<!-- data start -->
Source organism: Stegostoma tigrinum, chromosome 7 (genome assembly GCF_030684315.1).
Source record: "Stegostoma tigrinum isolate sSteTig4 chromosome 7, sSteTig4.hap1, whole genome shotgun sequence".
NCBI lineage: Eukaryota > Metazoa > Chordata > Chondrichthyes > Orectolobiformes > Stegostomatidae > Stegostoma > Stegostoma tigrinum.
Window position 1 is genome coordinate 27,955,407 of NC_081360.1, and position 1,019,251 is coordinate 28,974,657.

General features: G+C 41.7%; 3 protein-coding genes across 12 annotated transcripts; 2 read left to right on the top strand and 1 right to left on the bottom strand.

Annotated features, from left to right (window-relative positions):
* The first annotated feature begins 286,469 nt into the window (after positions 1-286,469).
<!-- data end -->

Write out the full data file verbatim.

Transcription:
Source organism: Stegostoma tigrinum, chromosome 7 (genome assembly GCF_030684315.1).
Source record: "Stegostoma tigrinum isolate sSteTig4 chromosome 7, sSteTig4.hap1, whole genome shotgun sequence".
NCBI lineage: Eukaryota > Metazoa > Chordata > Chondrichthyes > Orectolobiformes > Stegostomatidae > Stegostoma > Stegostoma tigrinum.
Window position 1 is genome coordinate 27,955,407 of NC_081360.1, and position 1,019,251 is coordinate 28,974,657.

General features: G+C 41.7%; 3 protein-coding genes across 12 annotated transcripts; 2 read left to right on the top strand and 1 right to left on the bottom strand.

Annotated features, from left to right (window-relative positions):
* The first annotated feature begins 286,469 nt into the window (after positions 1-286,469).